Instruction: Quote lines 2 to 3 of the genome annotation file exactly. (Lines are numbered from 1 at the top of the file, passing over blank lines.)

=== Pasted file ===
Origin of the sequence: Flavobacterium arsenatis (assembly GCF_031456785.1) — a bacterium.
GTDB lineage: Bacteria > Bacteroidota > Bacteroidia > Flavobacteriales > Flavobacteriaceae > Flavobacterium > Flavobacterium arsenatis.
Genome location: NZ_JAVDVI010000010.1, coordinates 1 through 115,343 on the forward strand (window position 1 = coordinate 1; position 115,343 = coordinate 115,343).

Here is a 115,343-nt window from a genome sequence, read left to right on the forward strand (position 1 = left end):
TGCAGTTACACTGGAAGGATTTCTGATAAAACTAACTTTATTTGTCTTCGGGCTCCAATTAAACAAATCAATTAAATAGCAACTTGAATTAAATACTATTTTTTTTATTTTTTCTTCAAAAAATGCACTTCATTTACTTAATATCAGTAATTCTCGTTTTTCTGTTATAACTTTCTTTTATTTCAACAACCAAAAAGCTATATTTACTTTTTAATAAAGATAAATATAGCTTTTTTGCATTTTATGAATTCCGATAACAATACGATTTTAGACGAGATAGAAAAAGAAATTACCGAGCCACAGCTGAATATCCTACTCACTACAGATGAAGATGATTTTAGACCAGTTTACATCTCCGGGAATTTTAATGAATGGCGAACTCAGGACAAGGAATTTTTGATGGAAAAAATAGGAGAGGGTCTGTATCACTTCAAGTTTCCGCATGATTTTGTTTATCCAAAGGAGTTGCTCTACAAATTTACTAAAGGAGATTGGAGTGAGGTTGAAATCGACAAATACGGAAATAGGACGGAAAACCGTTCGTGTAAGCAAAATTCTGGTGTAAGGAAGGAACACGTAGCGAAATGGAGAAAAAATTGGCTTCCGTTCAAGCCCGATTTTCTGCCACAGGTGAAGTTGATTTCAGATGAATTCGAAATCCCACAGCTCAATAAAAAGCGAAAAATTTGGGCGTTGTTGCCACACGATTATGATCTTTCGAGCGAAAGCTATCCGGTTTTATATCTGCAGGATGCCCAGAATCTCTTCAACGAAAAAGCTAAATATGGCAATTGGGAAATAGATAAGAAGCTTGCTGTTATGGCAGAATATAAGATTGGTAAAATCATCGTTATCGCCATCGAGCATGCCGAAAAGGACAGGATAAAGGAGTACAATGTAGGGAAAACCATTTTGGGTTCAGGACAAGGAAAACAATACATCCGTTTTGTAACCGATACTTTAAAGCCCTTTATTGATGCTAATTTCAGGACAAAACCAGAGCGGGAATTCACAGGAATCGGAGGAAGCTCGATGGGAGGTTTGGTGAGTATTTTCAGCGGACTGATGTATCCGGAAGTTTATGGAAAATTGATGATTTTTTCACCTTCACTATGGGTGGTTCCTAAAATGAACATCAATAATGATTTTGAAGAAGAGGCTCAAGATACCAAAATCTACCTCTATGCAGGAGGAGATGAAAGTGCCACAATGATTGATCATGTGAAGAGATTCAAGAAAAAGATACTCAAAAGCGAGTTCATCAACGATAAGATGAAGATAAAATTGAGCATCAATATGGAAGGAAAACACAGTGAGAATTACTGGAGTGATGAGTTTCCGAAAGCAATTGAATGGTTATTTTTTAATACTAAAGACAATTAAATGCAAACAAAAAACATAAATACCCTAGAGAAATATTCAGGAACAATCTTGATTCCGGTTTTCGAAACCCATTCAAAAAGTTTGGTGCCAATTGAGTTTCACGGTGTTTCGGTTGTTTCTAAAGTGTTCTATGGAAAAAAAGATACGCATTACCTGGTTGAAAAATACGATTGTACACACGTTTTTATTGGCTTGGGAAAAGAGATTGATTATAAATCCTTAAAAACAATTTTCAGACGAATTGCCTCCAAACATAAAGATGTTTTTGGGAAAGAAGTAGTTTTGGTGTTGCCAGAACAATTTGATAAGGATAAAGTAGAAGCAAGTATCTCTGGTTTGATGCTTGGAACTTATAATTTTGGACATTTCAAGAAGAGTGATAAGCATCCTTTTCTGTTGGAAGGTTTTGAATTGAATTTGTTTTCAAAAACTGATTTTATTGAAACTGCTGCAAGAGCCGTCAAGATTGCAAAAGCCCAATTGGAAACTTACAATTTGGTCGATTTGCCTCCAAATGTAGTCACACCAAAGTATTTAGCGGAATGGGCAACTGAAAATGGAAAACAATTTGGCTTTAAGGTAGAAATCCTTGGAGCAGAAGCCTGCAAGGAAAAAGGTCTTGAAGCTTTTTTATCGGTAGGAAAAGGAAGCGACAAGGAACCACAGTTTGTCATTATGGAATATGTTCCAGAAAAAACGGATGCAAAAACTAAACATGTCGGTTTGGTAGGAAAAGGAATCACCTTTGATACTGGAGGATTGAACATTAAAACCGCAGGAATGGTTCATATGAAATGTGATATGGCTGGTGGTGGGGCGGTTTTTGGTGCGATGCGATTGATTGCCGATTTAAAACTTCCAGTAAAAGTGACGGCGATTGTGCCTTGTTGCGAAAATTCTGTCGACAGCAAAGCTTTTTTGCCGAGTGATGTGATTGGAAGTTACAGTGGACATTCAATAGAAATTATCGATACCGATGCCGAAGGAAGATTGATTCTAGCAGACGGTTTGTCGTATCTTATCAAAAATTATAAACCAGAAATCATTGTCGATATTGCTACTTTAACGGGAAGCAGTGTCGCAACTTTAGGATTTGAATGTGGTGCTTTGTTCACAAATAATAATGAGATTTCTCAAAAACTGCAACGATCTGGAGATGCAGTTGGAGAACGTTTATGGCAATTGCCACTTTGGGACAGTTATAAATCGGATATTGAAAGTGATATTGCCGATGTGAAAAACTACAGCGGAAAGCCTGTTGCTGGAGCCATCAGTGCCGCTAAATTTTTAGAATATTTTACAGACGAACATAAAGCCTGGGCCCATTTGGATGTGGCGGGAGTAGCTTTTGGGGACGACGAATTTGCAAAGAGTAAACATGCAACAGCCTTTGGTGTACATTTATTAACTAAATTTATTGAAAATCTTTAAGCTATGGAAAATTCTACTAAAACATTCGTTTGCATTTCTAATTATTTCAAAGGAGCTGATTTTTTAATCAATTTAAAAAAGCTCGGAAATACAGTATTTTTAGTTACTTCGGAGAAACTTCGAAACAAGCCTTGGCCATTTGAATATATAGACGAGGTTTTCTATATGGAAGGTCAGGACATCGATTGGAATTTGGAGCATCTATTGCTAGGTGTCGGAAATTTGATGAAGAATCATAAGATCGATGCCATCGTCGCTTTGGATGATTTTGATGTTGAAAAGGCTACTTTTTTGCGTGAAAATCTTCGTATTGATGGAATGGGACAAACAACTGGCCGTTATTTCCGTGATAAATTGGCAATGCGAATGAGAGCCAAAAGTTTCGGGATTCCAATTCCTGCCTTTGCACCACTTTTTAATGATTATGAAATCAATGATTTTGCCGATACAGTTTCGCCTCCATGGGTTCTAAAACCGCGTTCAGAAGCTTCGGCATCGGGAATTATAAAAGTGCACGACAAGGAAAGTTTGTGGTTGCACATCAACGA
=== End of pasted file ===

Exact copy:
GTDB lineage: Bacteria > Bacteroidota > Bacteroidia > Flavobacteriales > Flavobacteriaceae > Flavobacterium > Flavobacterium arsenatis.
Genome location: NZ_JAVDVI010000010.1, coordinates 1 through 115,343 on the forward strand (window position 1 = coordinate 1; position 115,343 = coordinate 115,343).